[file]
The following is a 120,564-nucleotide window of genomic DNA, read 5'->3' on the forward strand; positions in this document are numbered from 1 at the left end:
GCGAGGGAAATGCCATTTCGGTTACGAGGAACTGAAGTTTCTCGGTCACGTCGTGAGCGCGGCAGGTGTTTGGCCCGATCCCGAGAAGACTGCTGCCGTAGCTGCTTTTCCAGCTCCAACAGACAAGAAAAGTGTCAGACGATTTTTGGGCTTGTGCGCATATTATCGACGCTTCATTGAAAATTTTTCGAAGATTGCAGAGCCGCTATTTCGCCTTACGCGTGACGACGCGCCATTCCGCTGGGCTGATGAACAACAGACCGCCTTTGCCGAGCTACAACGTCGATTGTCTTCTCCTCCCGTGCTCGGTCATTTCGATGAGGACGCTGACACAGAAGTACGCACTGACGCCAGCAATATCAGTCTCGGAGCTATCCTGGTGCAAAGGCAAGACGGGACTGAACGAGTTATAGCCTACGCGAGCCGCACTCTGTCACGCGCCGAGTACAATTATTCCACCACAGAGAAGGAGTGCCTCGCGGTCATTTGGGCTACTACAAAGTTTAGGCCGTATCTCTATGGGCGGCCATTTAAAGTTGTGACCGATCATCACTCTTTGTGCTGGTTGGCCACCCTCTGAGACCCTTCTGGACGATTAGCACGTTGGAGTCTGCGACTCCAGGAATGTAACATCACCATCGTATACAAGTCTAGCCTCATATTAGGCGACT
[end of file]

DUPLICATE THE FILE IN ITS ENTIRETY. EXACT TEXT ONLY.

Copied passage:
The following is a 120,564-nucleotide window of genomic DNA, read 5'->3' on the forward strand; positions in this document are numbered from 1 at the left end:
GCGAGGGAAATGCCATTTCGGTTACGAGGAACTGAAGTTTCTCGGTCACGTCGTGAGCGCGGCAGGTGTTTGGCCCGATCCCGAGAAGACTGCTGCCGTAGCTGCTTTTCCAGCTCCAACAGACAAGAAAAGTGTCAGACGATTTTTGGGCTTGTGCGCATATTATCGACGCTTCATTGAAAATTTTTCGAAGATTGCAGAGCCGCTATTTCGCCTTACGCGTGACGACGCGCCATTCCGCTGGGCTGATGAACAACAGACCGCCTTTGCCGAGCTACAACGTCGATTGTCTTCTCCTCCCGTGCTCGGTCATTTCGATGAGGACGCTGACACAGAAGTACGCACTGACGCCAGCAATATCAGTCTCGGAGCTATCCTGGTGCAAAGGCAAGACGGGACTGAACGAGTTATAGCCTACGCGAGCCGCACTCTGTCACGCGCCGAGTACAATTATTCCACCACAGAGAAGGAGTGCCTCGCGGTCATTTGGGCTACTACAAAGTTTAGGCCGTATCTCTATGGGCGGCCATTTAAAGTTGTGACCGATCATCACTCTTTGTGCTGGTTGGCCACCCTCTGAGACCCTTCTGGACGATTAGCACGTTGGAGTCTGCGACTCCAGGAATGTAACATCACCATCGTATACAAGTCTAGCCTCATATTAGGCGACT